Mr Loughton received the police information notice after sending constituent Kieran Francis a copy of minutes from a debate in March, in which he attacked Sussex Police’s investigation into an allegation he racially abused Mr Francis.
Using his parliamentary privilege during the debate, he slammed Mr Francis, and ‘sacked him as a constituent’.
Mr Francis subsequently complained to police that the minutes sent to him had caused him ‘alarm’, and Mr Loughton then received the notice from police.
Speaking in parliament today, Mr Loughton said: “I said I would no longer be responding to correspondence or abusive phone calls that had left my staff in tears.
“I proposed to write to him to that effect, but given the spurious grounds in which he had previously referred my correspondence to the police, I first sought assurance from the chief constable that such a straightforward and innocuous letter would not again lead to their involvement.”
Mr Loughton was not given such assurance, but was advised by the parliamentary clerk his actions would be covered by parliamentary privilege.
He said: “He advised me I should send a complete copy of the Hansard record, including a copy of the debate, to the constituent, with a compliments slip, without a need for a covering letter, and this would be protected by parliamentary privilege. And this is exactly what I did.”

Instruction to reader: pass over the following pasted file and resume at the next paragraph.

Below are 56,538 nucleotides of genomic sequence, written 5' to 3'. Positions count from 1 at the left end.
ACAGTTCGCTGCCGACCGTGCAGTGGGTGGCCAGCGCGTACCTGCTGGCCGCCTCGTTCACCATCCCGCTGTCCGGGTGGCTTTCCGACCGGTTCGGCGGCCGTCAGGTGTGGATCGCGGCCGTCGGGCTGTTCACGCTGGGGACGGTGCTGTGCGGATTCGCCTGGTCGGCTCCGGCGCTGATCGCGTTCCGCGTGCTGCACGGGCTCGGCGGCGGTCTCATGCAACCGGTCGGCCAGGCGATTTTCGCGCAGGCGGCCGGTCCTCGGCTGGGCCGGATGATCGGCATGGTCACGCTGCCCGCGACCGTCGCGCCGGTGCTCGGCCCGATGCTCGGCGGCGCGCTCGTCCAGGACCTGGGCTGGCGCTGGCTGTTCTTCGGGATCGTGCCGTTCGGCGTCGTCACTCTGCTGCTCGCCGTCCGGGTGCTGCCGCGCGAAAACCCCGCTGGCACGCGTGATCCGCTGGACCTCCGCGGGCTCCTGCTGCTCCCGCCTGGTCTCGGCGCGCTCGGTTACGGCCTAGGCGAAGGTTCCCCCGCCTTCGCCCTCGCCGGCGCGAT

The MP also detailed how Mr Francis had produced abusive material on his blog on ‘well over 200 occasions’, including pictures of his children taken from social media sites, and urging him to commit suicide.
No prosecutions were made.
Mr Loughton said: “This is an intolerable front to the rights of honourable members to go about their business of representing their constituents without fear or favour.
“If this goes unchecked, any constituent with a grudge against his or her member of parliament could claim harassment. Any member exposing any judging organisation in parliament could find themselves being questioned by the police, or being given advice about how to do our jobs.”
The matter was referred to the Committee for Privileges, after receiving the full support of MPs.
Following the debate, Sussex Police moved to ‘robustly defend’ its actions, branding Mr Loughton’s comments as ‘extraordinary criticism of the force’.
In a statement, it said all of those involved were issued with notices, and that they would ‘never seek to interfere with Parliamentary process or privilege’.
Assistant Chief Constable Robin Merrett said: ”In his speech, Mr Loughton focused in particular on the supply of the Hansard record to suggest that Sussex Police has interfered with the Parliamentary process.
“The person who received the Hansard report believed it to be a continuation of harassment against him and subsequently reported it to us.
“We would never seek to interfere with Parliamentary processes or privilege, but I strongly support actions taken by the force, which have been subject to independent legal scrutiny. We will of course await the views of the Committee of Privileges before commenting further.”
Police say the notices were sent as a warning to those involved.
Detective Chief Inspector Dave Wilkins said: “These letters act as an effective warning mechanism to stop behaviour that is causing distress to someone and could amount to harassment were it to continue.
“They are sent in the spirit of crime prevention and are a proportionate way for police to offer clear advice following an investigation where potentially hurtful or distressing behaviour has not yet reached the level of criminal harassment.”